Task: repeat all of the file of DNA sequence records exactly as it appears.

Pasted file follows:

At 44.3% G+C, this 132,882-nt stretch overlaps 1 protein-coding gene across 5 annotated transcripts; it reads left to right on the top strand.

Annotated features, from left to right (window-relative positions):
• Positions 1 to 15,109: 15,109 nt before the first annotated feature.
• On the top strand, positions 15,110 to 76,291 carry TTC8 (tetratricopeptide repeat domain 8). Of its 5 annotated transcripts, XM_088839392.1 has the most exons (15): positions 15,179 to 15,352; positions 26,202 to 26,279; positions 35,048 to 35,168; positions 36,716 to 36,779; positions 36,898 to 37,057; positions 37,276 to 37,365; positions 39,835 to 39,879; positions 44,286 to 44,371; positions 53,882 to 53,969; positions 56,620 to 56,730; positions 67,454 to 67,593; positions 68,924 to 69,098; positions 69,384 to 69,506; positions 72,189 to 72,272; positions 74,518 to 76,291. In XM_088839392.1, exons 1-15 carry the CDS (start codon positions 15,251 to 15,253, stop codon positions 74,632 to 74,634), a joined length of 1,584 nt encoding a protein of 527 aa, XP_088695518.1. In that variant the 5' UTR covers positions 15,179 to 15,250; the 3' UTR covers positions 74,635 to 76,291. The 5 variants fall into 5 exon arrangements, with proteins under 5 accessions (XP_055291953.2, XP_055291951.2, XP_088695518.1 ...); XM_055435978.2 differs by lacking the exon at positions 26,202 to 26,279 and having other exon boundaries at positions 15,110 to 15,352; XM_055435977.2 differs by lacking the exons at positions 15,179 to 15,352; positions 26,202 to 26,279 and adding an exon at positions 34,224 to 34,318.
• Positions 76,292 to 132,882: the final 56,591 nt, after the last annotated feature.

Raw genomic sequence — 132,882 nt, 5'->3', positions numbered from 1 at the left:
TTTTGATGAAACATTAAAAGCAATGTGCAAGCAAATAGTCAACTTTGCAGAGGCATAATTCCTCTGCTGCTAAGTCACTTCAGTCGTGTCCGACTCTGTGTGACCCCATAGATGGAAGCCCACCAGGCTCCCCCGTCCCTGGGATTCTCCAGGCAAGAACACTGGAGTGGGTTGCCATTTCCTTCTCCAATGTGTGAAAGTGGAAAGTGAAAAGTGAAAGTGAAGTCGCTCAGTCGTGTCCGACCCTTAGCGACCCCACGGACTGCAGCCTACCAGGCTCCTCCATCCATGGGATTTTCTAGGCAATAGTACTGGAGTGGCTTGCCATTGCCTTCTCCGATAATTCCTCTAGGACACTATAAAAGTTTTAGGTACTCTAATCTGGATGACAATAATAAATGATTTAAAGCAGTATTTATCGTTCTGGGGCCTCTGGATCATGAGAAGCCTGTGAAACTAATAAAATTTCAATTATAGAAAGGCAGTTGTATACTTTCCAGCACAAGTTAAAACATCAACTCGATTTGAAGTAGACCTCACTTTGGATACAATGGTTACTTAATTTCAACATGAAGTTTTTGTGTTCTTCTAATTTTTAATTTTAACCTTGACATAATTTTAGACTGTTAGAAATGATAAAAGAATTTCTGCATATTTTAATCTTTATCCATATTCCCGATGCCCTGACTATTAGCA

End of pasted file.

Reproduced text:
At 44.3% G+C, this 132,882-nt stretch overlaps 1 protein-coding gene across 5 annotated transcripts; it reads left to right on the top strand.

Annotated features, from left to right (window-relative positions):
• Positions 1 to 15,109: 15,109 nt before the first annotated feature.
• On the top strand, positions 15,110 to 76,291 carry TTC8 (tetratricopeptide repeat domain 8). Of its 5 annotated transcripts, XM_088839392.1 has the most exons (15): positions 15,179 to 15,352; positions 26,202 to 26,279; positions 35,048 to 35,168; positions 36,716 to 36,779; positions 36,898 to 37,057; positions 37,276 to 37,365; positions 39,835 to 39,879; positions 44,286 to 44,371; positions 53,882 to 53,969; positions 56,620 to 56,730; positions 67,454 to 67,593; positions 68,924 to 69,098; positions 69,384 to 69,506; positions 72,189 to 72,272; positions 74,518 to 76,291. In XM_088839392.1, exons 1-15 carry the CDS (start codon positions 15,251 to 15,253, stop codon positions 74,632 to 74,634), a joined length of 1,584 nt encoding a protein of 527 aa, XP_088695518.1. In that variant the 5' UTR covers positions 15,179 to 15,250; the 3' UTR covers positions 74,635 to 76,291. The 5 variants fall into 5 exon arrangements, with proteins under 5 accessions (XP_055291953.2, XP_055291951.2, XP_088695518.1 ...); XM_055435978.2 differs by lacking the exon at positions 26,202 to 26,279 and having other exon boundaries at positions 15,110 to 15,352; XM_055435977.2 differs by lacking the exons at positions 15,179 to 15,352; positions 26,202 to 26,279 and adding an exon at positions 34,224 to 34,318.
• Positions 76,292 to 132,882: the final 56,591 nt, after the last annotated feature.

Raw genomic sequence — 132,882 nt, 5'->3', positions numbered from 1 at the left:
TTTTGATGAAACATTAAAAGCAATGTGCAAGCAAATAGTCAACTTTGCAGAGGCATAATTCCTCTGCTGCTAAGTCACTTCAGTCGTGTCCGACTCTGTGTGACCCCATAGATGGAAGCCCACCAGGCTCCCCCGTCCCTGGGATTCTCCAGGCAAGAACACTGGAGTGGGTTGCCATTTCCTTCTCCAATGTGTGAAAGTGGAAAGTGAAAAGTGAAAGTGAAGTCGCTCAGTCGTGTCCGACCCTTAGCGACCCCACGGACTGCAGCCTACCAGGCTCCTCCATCCATGGGATTTTCTAGGCAATAGTACTGGAGTGGCTTGCCATTGCCTTCTCCGATAATTCCTCTAGGACACTATAAAAGTTTTAGGTACTCTAATCTGGATGACAATAATAAATGATTTAAAGCAGTATTTATCGTTCTGGGGCCTCTGGATCATGAGAAGCCTGTGAAACTAATAAAATTTCAATTATAGAAAGGCAGTTGTATACTTTCCAGCACAAGTTAAAACATCAACTCGATTTGAAGTAGACCTCACTTTGGATACAATGGTTACTTAATTTCAACATGAAGTTTTTGTGTTCTTCTAATTTTTAATTTTAACCTTGACATAATTTTAGACTGTTAGAAATGATAAAAGAATTTCTGCATATTTTAATCTTTATCCATATTCCCGATGCCCTGACTATTAGCA